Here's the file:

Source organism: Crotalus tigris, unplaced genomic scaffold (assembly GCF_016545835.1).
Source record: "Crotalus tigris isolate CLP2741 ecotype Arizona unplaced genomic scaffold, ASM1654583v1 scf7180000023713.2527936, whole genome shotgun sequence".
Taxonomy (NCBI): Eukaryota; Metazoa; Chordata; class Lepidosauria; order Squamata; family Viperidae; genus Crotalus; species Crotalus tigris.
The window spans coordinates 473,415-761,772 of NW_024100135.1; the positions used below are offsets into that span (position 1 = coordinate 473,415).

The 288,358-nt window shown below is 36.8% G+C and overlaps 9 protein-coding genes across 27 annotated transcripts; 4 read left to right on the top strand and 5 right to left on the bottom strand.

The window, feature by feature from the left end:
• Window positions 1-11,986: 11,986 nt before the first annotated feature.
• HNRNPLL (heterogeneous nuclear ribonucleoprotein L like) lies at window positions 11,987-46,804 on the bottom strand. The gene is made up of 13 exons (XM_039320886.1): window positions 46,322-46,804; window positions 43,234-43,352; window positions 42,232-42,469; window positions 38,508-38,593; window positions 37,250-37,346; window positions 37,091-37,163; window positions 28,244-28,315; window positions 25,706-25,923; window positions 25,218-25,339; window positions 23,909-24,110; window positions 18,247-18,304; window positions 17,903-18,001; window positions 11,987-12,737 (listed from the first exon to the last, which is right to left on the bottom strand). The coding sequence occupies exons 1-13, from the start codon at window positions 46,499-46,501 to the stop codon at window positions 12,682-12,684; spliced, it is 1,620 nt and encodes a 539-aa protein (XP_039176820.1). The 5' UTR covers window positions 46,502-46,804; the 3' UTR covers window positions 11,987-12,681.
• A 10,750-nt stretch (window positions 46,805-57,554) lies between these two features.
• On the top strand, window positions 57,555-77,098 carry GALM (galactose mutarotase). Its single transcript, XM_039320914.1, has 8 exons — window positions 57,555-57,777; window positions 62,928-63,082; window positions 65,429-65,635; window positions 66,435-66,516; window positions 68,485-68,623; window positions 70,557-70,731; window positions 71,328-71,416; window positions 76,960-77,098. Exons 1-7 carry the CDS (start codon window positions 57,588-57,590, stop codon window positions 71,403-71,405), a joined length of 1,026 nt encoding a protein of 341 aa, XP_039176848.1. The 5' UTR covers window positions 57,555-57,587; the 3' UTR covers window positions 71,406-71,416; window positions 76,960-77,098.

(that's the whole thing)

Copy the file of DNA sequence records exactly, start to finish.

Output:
Source organism: Crotalus tigris, unplaced genomic scaffold (assembly GCF_016545835.1).
Source record: "Crotalus tigris isolate CLP2741 ecotype Arizona unplaced genomic scaffold, ASM1654583v1 scf7180000023713.2527936, whole genome shotgun sequence".
Taxonomy (NCBI): Eukaryota; Metazoa; Chordata; class Lepidosauria; order Squamata; family Viperidae; genus Crotalus; species Crotalus tigris.
The window spans coordinates 473,415-761,772 of NW_024100135.1; the positions used below are offsets into that span (position 1 = coordinate 473,415).

The 288,358-nt window shown below is 36.8% G+C and overlaps 9 protein-coding genes across 27 annotated transcripts; 4 read left to right on the top strand and 5 right to left on the bottom strand.

The window, feature by feature from the left end:
• Window positions 1-11,986: 11,986 nt before the first annotated feature.
• HNRNPLL (heterogeneous nuclear ribonucleoprotein L like) lies at window positions 11,987-46,804 on the bottom strand. The gene is made up of 13 exons (XM_039320886.1): window positions 46,322-46,804; window positions 43,234-43,352; window positions 42,232-42,469; window positions 38,508-38,593; window positions 37,250-37,346; window positions 37,091-37,163; window positions 28,244-28,315; window positions 25,706-25,923; window positions 25,218-25,339; window positions 23,909-24,110; window positions 18,247-18,304; window positions 17,903-18,001; window positions 11,987-12,737 (listed from the first exon to the last, which is right to left on the bottom strand). The coding sequence occupies exons 1-13, from the start codon at window positions 46,499-46,501 to the stop codon at window positions 12,682-12,684; spliced, it is 1,620 nt and encodes a 539-aa protein (XP_039176820.1). The 5' UTR covers window positions 46,502-46,804; the 3' UTR covers window positions 11,987-12,681.
• A 10,750-nt stretch (window positions 46,805-57,554) lies between these two features.
• On the top strand, window positions 57,555-77,098 carry GALM (galactose mutarotase). Its single transcript, XM_039320914.1, has 8 exons — window positions 57,555-57,777; window positions 62,928-63,082; window positions 65,429-65,635; window positions 66,435-66,516; window positions 68,485-68,623; window positions 70,557-70,731; window positions 71,328-71,416; window positions 76,960-77,098. Exons 1-7 carry the CDS (start codon window positions 57,588-57,590, stop codon window positions 71,403-71,405), a joined length of 1,026 nt encoding a protein of 341 aa, XP_039176848.1. The 5' UTR covers window positions 57,555-57,587; the 3' UTR covers window positions 71,406-71,416; window positions 76,960-77,098.